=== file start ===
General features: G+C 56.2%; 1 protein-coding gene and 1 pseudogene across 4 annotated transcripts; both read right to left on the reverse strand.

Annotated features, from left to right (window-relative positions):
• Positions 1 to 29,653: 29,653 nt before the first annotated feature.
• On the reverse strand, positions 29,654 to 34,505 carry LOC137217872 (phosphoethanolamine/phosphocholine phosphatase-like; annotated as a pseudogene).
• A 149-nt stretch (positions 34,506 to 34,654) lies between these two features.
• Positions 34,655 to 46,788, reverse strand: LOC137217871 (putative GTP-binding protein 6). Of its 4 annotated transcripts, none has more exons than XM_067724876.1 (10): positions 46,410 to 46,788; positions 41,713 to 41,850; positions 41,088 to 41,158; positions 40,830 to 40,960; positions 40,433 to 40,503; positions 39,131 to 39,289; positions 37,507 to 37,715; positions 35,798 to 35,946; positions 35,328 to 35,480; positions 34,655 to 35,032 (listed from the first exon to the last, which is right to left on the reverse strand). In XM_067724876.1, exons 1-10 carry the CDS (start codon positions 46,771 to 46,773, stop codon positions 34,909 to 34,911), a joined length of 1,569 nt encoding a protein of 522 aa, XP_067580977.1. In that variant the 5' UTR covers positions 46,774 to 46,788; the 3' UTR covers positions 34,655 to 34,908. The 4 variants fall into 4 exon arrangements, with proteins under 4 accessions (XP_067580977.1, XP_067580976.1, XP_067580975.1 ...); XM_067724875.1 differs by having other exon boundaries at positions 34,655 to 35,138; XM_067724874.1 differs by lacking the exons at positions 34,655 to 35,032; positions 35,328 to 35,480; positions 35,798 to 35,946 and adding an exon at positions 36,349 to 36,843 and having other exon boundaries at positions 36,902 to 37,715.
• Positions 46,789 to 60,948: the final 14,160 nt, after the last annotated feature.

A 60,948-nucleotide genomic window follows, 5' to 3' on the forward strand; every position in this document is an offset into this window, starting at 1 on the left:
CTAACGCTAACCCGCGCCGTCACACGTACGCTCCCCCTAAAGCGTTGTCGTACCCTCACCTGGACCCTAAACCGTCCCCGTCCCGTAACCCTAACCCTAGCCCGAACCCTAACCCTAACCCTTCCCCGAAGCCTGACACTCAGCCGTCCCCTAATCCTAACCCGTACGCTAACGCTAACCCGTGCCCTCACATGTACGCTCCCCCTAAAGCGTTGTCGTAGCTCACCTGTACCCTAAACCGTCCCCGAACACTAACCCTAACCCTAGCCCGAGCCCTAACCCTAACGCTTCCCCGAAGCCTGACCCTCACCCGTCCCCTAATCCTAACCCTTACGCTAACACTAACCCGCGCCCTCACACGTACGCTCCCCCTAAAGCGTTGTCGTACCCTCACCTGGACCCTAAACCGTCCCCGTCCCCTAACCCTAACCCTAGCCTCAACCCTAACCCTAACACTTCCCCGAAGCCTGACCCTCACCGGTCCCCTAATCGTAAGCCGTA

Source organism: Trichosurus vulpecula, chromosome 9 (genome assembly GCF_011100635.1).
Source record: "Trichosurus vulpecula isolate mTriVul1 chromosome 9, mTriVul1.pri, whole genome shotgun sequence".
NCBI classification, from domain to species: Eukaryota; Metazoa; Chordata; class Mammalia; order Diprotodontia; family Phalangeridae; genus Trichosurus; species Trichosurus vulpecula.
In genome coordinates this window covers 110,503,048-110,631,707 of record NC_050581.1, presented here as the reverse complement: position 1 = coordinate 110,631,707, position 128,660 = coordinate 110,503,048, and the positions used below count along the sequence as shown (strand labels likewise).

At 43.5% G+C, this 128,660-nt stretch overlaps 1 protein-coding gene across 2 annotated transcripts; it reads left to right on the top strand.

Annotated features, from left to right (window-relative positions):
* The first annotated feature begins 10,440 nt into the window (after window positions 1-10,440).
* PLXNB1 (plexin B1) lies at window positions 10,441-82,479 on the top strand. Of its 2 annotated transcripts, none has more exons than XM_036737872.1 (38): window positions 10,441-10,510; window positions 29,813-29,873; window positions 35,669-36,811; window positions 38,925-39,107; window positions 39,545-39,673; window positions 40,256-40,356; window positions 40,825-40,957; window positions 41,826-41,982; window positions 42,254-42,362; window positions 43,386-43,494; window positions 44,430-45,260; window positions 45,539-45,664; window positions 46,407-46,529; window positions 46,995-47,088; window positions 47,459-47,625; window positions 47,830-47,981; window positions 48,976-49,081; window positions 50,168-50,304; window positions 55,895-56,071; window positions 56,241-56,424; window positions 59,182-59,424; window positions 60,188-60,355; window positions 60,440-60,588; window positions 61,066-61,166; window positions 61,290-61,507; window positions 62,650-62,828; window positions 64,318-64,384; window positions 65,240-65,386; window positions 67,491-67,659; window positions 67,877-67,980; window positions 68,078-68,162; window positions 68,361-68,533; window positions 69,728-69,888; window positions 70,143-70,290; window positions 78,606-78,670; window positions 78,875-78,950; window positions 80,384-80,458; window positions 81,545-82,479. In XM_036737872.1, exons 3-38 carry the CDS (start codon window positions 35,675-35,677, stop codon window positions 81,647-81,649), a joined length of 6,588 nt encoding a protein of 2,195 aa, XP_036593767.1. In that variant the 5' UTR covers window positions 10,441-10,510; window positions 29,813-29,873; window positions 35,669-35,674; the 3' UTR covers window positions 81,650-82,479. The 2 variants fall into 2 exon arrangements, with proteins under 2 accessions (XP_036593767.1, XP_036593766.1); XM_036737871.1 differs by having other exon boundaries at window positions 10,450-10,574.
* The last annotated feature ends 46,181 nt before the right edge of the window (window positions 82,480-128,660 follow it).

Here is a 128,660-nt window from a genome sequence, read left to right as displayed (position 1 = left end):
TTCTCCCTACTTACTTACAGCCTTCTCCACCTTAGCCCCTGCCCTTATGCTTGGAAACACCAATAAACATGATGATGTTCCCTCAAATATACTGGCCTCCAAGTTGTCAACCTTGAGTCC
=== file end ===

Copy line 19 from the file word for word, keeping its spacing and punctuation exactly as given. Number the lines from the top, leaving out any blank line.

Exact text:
Here is a 128,660-nt window from a genome sequence, read left to right as displayed (position 1 = left end):